But, unfortunately, these witnesses are silent, and there is left to us nothing save conjecture.

The folly of hasty inference (like the above) became manifest, when on 31st May, in a third line of burials, a little to the west of the ground which had proved so fruitful, an iron axehead (fig. 3) was brought to light. The weapon was associated with a burial after cremation. It was found near the south end of the grave at a depth of 21 ft., and is of the type known as the “ francisca,” the ordinary weapon of the Franks. 'Its horizontal measurement is 7} in., length of blade 4} in., weight 1 lb. Along the same line, associated with separate interments, were found three small knives, the socket and the ferrule of a spear, a spear-head minus the point, and a piece of oak in which was embedded a bronze ring—no doubt part of a large bucket. The last-named lay just above a wooden receptacle (like a chest), the material of which (oak), though perhaps previously charred as a preservative, was in very great decay. For this cause it was impossible to secure accurate measurements. With difficulty one traced a length of upwards of five feet, a breadth of two feet, and a height of i} feet. The coffin had enclosed the unburnt body of an adult, of which only the teeth remained. With this burial were found an annular brooch of bronze and a necklace of beads (amber, crystal, and coloured pastes).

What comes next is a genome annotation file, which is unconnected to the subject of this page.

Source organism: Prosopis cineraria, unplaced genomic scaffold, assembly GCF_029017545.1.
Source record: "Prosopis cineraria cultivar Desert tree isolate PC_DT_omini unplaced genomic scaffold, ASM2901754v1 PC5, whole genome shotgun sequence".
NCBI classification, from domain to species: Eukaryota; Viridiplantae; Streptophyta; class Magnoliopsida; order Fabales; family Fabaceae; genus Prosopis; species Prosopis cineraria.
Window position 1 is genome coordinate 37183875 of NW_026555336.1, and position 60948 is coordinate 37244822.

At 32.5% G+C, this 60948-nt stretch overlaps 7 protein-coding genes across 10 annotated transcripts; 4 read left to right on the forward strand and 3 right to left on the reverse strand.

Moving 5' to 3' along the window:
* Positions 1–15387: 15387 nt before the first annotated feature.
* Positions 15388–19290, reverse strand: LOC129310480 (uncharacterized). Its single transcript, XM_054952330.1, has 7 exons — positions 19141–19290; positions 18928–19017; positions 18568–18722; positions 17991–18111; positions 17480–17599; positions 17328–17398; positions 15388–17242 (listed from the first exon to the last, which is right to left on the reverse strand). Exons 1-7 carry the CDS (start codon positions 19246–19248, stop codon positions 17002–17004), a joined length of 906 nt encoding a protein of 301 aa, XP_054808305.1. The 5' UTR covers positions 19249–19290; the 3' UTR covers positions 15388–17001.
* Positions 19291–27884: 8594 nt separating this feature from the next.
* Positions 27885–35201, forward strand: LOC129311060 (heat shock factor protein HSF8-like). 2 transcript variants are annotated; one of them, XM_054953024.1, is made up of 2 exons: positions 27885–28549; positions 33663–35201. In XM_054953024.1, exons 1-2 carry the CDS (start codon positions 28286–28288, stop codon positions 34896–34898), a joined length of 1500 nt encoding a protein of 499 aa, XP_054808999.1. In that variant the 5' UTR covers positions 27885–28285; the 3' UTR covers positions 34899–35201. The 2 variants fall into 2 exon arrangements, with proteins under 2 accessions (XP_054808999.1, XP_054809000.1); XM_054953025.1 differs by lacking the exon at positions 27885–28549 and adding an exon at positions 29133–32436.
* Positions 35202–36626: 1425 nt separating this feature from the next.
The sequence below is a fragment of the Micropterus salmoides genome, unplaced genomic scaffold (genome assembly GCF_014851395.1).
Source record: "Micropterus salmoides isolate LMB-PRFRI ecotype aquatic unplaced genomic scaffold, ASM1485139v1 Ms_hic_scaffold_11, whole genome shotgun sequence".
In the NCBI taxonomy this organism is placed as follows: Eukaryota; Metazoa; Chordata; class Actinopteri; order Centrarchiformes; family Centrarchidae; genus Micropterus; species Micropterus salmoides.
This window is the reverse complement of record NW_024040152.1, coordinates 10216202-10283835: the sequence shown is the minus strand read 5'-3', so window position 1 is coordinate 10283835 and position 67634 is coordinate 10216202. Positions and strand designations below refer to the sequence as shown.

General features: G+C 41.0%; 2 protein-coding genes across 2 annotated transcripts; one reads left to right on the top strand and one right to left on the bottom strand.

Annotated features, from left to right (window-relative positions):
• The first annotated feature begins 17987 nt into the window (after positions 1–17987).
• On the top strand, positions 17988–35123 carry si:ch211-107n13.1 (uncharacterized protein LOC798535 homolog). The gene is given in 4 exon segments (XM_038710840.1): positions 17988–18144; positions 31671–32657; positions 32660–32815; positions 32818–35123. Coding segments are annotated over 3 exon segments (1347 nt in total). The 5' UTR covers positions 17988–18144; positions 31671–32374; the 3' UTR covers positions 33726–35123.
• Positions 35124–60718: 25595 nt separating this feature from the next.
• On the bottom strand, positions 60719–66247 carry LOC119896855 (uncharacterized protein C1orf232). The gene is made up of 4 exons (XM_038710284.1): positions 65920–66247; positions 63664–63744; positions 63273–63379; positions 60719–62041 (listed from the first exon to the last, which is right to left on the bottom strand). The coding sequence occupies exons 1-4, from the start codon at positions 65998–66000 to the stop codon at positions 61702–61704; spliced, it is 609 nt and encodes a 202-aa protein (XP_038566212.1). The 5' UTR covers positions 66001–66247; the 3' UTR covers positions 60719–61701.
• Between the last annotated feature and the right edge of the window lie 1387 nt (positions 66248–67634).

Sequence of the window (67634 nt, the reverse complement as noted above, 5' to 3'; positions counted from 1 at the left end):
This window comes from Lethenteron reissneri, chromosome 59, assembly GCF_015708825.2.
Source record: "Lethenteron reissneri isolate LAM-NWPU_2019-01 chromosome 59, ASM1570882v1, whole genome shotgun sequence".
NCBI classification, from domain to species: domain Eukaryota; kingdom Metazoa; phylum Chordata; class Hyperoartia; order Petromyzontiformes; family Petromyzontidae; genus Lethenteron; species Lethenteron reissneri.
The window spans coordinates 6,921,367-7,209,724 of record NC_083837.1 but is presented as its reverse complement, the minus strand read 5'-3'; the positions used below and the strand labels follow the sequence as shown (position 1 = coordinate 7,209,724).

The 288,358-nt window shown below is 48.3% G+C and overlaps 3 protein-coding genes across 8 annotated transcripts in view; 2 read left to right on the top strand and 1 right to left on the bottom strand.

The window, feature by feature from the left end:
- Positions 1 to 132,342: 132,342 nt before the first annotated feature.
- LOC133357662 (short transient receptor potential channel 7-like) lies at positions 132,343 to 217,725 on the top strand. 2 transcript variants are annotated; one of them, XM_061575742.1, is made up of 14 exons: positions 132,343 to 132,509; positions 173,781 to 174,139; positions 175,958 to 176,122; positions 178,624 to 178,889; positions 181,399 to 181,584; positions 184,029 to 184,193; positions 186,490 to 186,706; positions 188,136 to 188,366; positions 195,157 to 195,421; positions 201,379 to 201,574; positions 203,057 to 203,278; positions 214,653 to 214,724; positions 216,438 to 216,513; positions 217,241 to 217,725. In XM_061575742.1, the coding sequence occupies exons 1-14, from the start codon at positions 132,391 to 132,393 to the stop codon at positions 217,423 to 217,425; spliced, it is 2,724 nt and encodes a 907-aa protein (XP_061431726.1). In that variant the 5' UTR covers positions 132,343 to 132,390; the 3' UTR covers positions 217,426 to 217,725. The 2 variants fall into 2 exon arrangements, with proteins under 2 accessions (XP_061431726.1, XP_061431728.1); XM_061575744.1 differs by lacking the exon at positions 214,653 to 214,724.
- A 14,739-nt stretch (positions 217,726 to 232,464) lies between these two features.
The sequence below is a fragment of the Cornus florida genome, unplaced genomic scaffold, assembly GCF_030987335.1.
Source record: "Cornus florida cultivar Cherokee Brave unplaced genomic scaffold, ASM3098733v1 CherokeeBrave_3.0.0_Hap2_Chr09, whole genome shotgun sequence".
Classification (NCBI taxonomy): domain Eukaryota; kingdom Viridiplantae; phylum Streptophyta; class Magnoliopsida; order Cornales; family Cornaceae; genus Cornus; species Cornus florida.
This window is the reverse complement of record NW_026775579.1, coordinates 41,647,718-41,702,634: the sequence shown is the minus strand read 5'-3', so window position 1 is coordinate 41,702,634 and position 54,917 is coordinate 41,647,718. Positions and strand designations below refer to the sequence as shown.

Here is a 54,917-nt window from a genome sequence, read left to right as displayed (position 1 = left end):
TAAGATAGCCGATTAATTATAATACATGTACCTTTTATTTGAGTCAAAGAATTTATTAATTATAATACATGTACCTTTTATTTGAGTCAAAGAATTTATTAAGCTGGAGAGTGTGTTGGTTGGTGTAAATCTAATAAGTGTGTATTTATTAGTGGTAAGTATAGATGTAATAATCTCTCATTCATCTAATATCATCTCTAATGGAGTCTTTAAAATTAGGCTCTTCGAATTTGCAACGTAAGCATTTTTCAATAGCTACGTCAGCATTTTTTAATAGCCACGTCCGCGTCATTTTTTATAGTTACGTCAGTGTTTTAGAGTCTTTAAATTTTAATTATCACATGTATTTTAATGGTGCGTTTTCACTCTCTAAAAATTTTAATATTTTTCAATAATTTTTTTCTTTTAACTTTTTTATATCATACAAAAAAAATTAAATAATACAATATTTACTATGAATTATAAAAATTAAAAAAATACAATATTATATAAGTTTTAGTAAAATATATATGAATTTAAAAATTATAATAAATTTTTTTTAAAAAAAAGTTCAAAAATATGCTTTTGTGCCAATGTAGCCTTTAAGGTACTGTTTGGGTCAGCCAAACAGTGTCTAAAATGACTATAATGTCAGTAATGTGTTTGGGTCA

A little later, along the third line of burials, were discovered, inside an ornamented urn (quite at the bottom of the vessel), a pair of bronze tweezers. In the older books these are regarded as toilet requisites, for the removal of superfluous hair. More probably, however, they were used chiefly for the extraction of thorns from the skin (Proceedings of Society of Antiquaries, Second Series, vol. xxiii, No. 1, p. 277).

In concluding this brief paper, the writer has only to regret his manifold deficiencies. He undertook the work of recorder, not because of any special fitness, but, as being on the ground and in default of a more scientific observer. However, the duty has been both an education and an inspiration. The difficulties met with compelled inquiry. The ready help, given on every side, has been one of the most pleasing features of the find.